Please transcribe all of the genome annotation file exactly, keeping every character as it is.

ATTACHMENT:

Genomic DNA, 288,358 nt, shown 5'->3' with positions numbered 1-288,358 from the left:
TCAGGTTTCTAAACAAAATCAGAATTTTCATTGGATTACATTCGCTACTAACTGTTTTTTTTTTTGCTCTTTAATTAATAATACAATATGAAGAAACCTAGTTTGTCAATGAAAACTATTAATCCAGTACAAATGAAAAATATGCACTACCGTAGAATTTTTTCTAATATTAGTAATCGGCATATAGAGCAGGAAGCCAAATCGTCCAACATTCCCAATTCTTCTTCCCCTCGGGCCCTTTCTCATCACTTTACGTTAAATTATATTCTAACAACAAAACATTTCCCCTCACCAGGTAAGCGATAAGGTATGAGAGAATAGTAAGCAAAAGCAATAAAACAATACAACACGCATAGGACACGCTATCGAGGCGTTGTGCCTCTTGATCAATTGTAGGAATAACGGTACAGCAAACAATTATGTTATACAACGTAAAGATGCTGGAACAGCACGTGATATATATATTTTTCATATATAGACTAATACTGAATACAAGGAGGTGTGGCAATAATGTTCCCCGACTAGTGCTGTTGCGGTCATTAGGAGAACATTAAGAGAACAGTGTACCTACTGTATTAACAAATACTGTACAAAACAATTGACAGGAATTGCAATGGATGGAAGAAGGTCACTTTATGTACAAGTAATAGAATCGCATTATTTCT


Genomic DNA, 288,358 nt, shown 5'->3' with positions numbered 1-288,358 from the left:
TCAGGTTTCTAAACAAAATCAGAATTTTCATTGGATTACATTCGCTACTAACTGTTTTTTTTTTTGCTCTTTAATTAATAATACAATATGAAGAAACCTAGTTTGTCAATGAAAACTATTAATCCAGTACAAATGAAAAATATGCACTACCGTAGAATTTTTTCTAATATTAGTAATCGGCATATAGAGCAGGAAGCCAAATCGTCCAACATTCCCAATTCTTCTTCCCCTCGGGCCCTTTCTCATCACTTTACGTTAAATTATATTCTAACAACAAAACATTTCCCCTCACCAGGTAAGCGATAAGGTATGAGAGAATAGTAAGCAAAAGCAATAAAACAATACAACACGCATAGGACACGCTATCGAGGCGTTGTGCCTCTTGATCAATTGTAGGAATAACGGTACAGCAAACAATTATGTTATACAACGTAAAGATGCTGGAACAGCACGTGATATATATATTTTTCATATATAGACTAATACTGAATACAAGGAGGTGTGGCAATAATGTTCCCCGACTAGTGCTGTTGCGGTCATTAGGAGAACATTAAGAGAACAGTGTACCTACTGTATTAACAAATACTGTACAAAACAATTGACAGGAATTGCAATGGATGGAAGAAGGTCACTTTATGTACAAGTAATAGAATCGCATTATTTCT